Rediff.com’s Vicky Nanjappa explains why destroying mobile towers just before a political rally is a big headache for security agencies.
Late on Wednesday night around 100 naxals blew up two mobile towers at Manjhauli and Dumaria Bazaar 40 kilometres from Gaya where Bharatiya Janata Party prime ministerial candidate Narendra Modi will address a rally on Thursday afternoon.
Blowing up mobile towers is considered symbolic, as it seriously hampers communication during a massive rally.
Intelligence Bureau reports point to enhanced naxal activity during the elections, say sources. The threat perception is not just from Islamic groups like the Indian Mujahideen and the Students Islamic Movement of India.
IB intercepts suggest that the naxals are planning an attack to avenge the killing of 10 of their cadres at Chatra in Jharkhand. They have a strong support base in the southern central parts of the state.
Blowing up mobile towers may not claim lives, but does hamper communication. Security agencies rely on these mobile towers for intercepts and destroying them affects planning. Restoring these towers take time, which makes networking and tracking difficult for security agencies, sources point out.
When a blast of this nature takes place just before a major rally, the work of all the security forces becomes two fold, as they have to find alternative means to track and communicate.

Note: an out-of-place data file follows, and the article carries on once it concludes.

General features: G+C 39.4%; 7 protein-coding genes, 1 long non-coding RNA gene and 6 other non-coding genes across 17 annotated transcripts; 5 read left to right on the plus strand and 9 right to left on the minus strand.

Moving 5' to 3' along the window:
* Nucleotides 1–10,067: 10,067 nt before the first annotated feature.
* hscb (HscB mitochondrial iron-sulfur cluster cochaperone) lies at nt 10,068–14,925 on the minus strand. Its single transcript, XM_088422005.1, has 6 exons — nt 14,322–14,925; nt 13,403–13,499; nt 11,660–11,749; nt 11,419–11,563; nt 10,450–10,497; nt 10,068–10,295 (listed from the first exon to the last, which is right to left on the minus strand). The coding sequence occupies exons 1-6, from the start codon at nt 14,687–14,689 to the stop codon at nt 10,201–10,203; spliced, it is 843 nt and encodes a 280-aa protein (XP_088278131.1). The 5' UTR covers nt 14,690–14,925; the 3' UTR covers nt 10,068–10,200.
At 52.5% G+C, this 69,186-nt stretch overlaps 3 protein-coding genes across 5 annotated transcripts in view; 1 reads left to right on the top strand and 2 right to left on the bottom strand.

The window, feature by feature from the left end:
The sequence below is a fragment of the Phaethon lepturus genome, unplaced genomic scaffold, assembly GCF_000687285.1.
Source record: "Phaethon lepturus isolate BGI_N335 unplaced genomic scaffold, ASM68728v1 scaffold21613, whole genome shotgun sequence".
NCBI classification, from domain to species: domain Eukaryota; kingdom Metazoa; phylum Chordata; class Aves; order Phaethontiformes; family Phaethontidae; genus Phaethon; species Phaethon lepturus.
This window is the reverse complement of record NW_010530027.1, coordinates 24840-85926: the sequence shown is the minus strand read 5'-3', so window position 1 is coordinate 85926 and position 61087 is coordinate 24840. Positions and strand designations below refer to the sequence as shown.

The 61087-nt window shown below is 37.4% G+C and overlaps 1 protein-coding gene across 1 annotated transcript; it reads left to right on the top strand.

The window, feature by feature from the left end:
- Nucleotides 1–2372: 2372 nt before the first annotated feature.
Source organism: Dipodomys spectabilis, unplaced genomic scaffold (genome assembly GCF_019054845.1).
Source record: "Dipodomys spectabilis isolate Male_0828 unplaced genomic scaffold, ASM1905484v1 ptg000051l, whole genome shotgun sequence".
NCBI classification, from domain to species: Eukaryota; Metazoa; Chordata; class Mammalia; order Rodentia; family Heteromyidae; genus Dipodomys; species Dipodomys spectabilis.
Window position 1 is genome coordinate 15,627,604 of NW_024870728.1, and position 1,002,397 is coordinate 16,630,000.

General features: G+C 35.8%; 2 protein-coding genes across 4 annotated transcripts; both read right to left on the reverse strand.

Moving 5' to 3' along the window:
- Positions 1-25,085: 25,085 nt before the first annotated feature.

Naxals have blown up 260 mobile towers so far. The local police was asked to enhance security around mobile towers in naxal strongholds in February 2012. However, the recent incident in Gaya shows that the local police have not followed the advisory.
“An officer is in constant touch with his source of the ground. When a tower in the area is blown up all communication is cut off,” says an officer.
Naxals too use mobiles to communicate and they are very often seen coming out of the jungles into areas where there is network to make phone calls. These signals are used to pick up their location. In some cases the mobile tower is blasted immediately after the naxal has made his call.
In a bid to nab naxals, the government had sanctioned setting up 500 mobile towers in Odisha, Maharashtra, Bihar, Jharkhand, West Bengal and Chhattisgarh. It was with the same technology that the security agencies closed in on top naxal leader Kishenji who was killed in an encounter.
In 2006 and 2007, the reliance on human intelligence was more and the number of towers blasted was just four. In 2008, 37 towers were destroyed and in the following year 66 were blown up.
In 2010 and 2011, there were 90 towers that were blasted and between 2012 and 2014, 61 mobile towers have been targeted by the naxals.
The government may have sanctioned additional towers in naxal hit areas, but the local police do not do enough to guard these towers defeating the purpose, IB officials point out.